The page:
Despite the fact that St. Augustine is the oldest city in America, it has somehow managed to remain both young and vibrant. Taking a day stroll through the streets of St. Augustine, it is easy to see that tourism is thriving. More importantly, the city and its residents seem to be comfortable with embracing change—modern pubs and an exciting nightlife envelop young and hip wanderlusts. I planned this trip to St. Augustine to give my wife and I a little get away, and honestly, I was surprised with how seriously romantic a trip it turned out to be.
Below are seven ways my wife and I made the most of St. Augustine:
There is one important factor most people ignore, or perhaps, they do not realize about Florida, but the weather can be temperamental. Florida weather is known for changing constantly and quickly—rainy in the morning, bright and sunny in the afternoon, struck with thunder just moments later. The best time to travel to St. Augustine is between mid-March and mid-April when the temperature is not a “microwave” and the rain clouds stay at bay for most of the day.
I always tease people who have planned trips to Florida. I tell them, “If you’re going to vacation in Florida, you’ve got to do it like they do it here—rent a convertible!” From anywhere in Florida, the roads to St. Augustine are gorgeous. Quiet, canopied with trees, and flanked by farms, the roads to the oldest city in America are both beautiful and relaxing with the top of the car down. Make sure you allow yourself to enjoy the ride!
The city of St. Augustine is young and vibrant. And, because it’s a pretty popular place for both family vacations and student travel, it can be a challenge to find affordable accommodations. But, it’s worth it to stay near the city center. Prepare in advance and use AirBnB.com to book a room near Flagler, downtown, or one of the many museums available to visit.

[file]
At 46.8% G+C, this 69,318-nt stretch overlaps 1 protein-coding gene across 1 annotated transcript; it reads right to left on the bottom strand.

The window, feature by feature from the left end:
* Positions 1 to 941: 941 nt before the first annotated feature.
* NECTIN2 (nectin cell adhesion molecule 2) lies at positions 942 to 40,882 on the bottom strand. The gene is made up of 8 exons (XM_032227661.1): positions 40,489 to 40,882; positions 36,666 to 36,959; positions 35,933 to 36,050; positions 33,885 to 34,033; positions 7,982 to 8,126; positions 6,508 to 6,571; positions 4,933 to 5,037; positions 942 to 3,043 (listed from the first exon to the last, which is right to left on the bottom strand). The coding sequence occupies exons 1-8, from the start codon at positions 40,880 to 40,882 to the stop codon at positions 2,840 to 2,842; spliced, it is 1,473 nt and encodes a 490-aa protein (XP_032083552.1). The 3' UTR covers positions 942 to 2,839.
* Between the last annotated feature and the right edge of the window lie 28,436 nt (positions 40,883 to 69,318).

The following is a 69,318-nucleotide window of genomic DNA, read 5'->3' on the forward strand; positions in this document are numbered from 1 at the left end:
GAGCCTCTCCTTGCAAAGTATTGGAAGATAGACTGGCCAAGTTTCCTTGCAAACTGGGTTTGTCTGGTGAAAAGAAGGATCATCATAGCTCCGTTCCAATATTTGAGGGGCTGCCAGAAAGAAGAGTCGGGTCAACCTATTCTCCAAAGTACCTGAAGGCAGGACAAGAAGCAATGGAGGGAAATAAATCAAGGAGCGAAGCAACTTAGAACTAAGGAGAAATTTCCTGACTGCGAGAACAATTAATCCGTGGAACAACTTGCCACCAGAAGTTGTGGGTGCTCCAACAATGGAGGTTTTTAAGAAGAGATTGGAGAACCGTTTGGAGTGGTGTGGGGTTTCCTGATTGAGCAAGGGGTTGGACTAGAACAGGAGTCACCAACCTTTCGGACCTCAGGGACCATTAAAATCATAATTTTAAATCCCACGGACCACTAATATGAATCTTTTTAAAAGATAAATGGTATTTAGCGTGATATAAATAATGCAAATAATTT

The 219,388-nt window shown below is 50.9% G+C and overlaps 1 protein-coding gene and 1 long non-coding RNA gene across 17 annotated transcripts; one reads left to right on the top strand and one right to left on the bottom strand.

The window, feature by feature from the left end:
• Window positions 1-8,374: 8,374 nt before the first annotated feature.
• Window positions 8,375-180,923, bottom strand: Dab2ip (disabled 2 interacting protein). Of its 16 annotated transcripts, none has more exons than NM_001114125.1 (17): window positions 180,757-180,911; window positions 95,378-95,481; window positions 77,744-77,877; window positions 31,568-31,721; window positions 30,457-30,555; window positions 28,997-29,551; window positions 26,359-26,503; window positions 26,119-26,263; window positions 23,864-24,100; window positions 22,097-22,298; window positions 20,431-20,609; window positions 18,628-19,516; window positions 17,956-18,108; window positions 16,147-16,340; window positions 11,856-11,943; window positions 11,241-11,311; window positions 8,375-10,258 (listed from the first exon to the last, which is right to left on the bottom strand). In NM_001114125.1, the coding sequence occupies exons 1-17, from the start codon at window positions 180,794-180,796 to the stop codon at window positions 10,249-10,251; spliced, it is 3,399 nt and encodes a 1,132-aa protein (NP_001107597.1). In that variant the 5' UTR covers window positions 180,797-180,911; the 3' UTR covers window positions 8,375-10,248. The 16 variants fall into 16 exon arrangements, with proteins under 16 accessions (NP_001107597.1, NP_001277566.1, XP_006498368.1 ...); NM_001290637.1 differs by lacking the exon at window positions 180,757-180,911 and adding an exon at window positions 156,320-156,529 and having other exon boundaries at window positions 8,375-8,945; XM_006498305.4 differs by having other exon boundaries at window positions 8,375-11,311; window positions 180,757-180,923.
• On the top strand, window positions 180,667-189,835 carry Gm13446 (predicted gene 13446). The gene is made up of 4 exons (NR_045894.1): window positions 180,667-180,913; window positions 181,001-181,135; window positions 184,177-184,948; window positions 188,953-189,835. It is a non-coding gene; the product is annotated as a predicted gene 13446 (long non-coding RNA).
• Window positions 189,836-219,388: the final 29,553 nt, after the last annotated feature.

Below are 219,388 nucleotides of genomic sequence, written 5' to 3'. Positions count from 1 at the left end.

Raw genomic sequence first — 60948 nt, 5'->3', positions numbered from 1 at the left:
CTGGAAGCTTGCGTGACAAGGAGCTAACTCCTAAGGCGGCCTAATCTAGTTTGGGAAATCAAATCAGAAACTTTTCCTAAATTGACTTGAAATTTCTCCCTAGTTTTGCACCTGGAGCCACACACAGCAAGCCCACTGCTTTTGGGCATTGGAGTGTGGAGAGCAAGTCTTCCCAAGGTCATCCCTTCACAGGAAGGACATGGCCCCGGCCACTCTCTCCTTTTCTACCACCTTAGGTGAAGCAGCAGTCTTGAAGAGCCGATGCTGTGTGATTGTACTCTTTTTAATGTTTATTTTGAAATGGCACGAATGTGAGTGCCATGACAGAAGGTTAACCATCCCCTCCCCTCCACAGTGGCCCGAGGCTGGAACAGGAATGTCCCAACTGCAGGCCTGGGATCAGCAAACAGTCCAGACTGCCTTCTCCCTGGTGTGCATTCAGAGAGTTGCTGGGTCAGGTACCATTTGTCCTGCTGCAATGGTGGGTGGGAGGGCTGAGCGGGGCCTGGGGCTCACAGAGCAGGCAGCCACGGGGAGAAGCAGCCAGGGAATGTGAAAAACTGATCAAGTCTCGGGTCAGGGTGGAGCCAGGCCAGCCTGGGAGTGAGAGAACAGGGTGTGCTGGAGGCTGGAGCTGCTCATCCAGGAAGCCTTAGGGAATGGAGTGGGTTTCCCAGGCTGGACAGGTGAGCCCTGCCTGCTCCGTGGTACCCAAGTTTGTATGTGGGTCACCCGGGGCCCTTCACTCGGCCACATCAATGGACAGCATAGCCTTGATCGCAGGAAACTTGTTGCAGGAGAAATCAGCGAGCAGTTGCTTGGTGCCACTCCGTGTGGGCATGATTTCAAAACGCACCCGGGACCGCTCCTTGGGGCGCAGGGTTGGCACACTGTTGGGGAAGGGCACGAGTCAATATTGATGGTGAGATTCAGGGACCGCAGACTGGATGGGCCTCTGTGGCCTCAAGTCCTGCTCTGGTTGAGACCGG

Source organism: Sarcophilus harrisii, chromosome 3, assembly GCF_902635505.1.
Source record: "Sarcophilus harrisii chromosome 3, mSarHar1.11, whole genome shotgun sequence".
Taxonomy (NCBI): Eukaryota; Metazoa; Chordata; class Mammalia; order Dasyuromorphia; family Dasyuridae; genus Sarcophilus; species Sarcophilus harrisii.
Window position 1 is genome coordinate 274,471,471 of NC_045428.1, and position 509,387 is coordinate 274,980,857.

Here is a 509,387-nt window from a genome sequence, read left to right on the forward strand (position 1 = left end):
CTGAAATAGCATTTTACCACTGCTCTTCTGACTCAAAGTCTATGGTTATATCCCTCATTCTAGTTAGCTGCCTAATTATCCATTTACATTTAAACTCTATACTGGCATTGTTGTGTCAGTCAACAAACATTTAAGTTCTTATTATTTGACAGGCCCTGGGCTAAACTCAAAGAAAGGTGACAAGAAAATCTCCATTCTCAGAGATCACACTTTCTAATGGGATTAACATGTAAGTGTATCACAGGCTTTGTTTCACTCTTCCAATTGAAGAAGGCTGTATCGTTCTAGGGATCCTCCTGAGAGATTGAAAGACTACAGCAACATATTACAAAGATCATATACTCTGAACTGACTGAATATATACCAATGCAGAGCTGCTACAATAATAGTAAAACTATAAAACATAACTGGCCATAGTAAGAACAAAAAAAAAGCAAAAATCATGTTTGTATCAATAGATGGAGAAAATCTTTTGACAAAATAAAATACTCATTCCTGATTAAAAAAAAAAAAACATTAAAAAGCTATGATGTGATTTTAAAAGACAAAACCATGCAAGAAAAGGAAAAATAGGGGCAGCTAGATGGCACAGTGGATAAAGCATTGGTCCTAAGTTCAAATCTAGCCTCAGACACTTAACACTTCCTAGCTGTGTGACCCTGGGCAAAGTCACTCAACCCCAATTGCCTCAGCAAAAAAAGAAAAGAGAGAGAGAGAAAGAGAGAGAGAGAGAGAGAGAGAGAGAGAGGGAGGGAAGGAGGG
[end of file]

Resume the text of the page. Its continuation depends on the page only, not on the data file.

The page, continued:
At just $24 a person for a 24 hour period of time, renting a bicycle is a reliable and easy mode of transportation to get around the city. Renting a bike allows you to steer away from the over-priced group tours that are available to you, avoid the heartache of finding a place to park in a not-so-car-friendly city, and most importantly, it gives you the freedom to wonder about the city as you wish. Claim your freedom to wonder the city freely. Equipped with a chain for security, they are easy to manage, and they allow you to ride around town (or stop to explore) the sometimes narrow, crowded side streets lined with historic buildings. They truly offer a different twist to the city. Don’t forget, however, to pack your hat, sunscreen and water!
- Experiment with your palate and night life.
Because of the age group and lifestyle of the people who populate and visit St. Augustine, the nightlife is a blast. The city offers a lot of pubs that serve craft brews (mostly Floridian)—a nice way to beat the heat. The majority of restaurants offer many options for a healthy and/or alternative diet. Should you have a picky palate, do not worry. The variety that each restaurant ensures is on the menu will satisfy even the pickiest eater. For breakfast, we enjoyed Gaufres & Goods. While their signature breakfast items sounded delicious, I decided to change things up a bit with a stuffed cabbage served with tomato sauce. Yum! Do not be afraid to try something new; you might just like it.
- Watch the sunrise at Vilano Beach.
If you are an early riser like me, this is for you. Vilano Beach offers the best venue for early morning time lapse photography of the sunrise—something I have become more and more excited about, as of late. Further, it is perfect for an early morning stroll with a loved one. What makes Vilano different from other beaches? You can drive your car right up to the waterfront. Just make sure you don’t get stuck in the soft sand!